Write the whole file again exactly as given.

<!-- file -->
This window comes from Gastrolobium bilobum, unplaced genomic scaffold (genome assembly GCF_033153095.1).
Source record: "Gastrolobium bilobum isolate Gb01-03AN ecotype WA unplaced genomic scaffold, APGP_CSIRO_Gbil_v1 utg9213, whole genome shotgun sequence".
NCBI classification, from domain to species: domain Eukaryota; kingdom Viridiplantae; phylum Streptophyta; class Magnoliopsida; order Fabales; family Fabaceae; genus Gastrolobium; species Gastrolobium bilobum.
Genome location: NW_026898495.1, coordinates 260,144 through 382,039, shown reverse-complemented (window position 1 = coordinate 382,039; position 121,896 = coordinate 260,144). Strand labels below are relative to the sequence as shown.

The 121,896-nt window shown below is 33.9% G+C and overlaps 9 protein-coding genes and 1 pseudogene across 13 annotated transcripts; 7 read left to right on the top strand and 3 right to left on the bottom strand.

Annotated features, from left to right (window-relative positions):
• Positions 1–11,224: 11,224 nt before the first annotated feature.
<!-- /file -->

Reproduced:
This window comes from Gastrolobium bilobum, unplaced genomic scaffold (genome assembly GCF_033153095.1).
Source record: "Gastrolobium bilobum isolate Gb01-03AN ecotype WA unplaced genomic scaffold, APGP_CSIRO_Gbil_v1 utg9213, whole genome shotgun sequence".
NCBI classification, from domain to species: domain Eukaryota; kingdom Viridiplantae; phylum Streptophyta; class Magnoliopsida; order Fabales; family Fabaceae; genus Gastrolobium; species Gastrolobium bilobum.
Genome location: NW_026898495.1, coordinates 260,144 through 382,039, shown reverse-complemented (window position 1 = coordinate 382,039; position 121,896 = coordinate 260,144). Strand labels below are relative to the sequence as shown.

The 121,896-nt window shown below is 33.9% G+C and overlaps 9 protein-coding genes and 1 pseudogene across 13 annotated transcripts; 7 read left to right on the top strand and 3 right to left on the bottom strand.

Annotated features, from left to right (window-relative positions):
• Positions 1–11,224: 11,224 nt before the first annotated feature.